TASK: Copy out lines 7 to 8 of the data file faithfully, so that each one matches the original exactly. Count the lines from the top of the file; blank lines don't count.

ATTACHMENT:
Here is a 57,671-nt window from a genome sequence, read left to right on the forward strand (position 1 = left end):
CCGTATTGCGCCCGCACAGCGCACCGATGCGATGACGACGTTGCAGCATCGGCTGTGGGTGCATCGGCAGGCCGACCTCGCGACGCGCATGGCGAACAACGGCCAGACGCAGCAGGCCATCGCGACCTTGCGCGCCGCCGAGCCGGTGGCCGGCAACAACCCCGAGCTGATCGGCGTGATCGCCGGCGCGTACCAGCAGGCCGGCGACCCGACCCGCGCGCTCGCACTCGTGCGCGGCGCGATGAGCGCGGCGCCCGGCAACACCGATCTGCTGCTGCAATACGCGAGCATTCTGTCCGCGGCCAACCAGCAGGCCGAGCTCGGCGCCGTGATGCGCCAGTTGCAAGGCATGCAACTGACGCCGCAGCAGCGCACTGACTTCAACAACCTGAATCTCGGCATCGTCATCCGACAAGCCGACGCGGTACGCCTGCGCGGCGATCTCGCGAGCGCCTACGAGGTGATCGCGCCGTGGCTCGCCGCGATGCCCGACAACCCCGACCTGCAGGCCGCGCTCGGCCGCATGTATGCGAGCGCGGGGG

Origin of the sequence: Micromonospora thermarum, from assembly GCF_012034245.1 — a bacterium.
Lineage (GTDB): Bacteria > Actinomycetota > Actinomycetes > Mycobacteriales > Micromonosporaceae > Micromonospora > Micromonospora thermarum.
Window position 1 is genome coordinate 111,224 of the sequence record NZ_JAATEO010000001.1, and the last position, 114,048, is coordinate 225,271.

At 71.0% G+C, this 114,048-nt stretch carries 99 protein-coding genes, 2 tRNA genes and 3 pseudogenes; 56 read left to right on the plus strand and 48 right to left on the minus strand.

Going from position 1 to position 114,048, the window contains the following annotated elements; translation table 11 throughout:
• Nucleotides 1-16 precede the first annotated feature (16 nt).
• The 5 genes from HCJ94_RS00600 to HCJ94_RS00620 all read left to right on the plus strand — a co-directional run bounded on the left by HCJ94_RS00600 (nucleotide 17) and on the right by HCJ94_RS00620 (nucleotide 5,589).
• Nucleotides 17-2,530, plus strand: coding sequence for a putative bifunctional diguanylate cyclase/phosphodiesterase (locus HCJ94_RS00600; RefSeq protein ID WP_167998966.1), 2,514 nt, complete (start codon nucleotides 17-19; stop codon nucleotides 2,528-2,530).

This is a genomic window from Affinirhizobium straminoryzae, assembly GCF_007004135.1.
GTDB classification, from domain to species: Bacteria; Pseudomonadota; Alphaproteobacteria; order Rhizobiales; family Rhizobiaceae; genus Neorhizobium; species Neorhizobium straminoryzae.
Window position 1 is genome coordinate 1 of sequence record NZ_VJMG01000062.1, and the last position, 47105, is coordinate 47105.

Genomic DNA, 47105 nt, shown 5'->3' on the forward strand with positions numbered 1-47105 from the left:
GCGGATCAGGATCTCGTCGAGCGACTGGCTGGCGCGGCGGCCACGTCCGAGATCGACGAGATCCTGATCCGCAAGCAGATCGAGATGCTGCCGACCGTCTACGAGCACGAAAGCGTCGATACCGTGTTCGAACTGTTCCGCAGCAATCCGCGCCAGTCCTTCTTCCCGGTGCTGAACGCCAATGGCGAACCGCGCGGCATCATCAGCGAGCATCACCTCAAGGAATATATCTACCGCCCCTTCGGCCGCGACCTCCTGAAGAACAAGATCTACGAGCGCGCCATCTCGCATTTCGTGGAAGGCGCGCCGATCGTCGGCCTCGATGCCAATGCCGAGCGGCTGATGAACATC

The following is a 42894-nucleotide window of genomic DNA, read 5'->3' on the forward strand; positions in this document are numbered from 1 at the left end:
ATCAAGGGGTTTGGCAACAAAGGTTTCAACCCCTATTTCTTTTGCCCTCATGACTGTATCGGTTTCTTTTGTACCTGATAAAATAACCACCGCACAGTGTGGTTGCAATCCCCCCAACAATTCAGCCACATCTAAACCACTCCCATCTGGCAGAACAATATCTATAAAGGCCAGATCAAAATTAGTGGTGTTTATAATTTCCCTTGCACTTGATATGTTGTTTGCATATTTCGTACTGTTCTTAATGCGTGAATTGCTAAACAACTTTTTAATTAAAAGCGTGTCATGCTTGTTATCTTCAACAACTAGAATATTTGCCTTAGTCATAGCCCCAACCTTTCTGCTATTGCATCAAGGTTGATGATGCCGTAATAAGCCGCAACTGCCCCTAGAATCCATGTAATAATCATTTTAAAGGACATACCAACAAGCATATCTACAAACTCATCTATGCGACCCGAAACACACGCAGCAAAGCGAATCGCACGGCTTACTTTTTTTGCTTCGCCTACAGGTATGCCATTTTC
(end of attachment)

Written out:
Going from position 1 to position 114,048, the window contains the following annotated elements; translation table 11 throughout:
• Nucleotides 1-16 precede the first annotated feature (16 nt).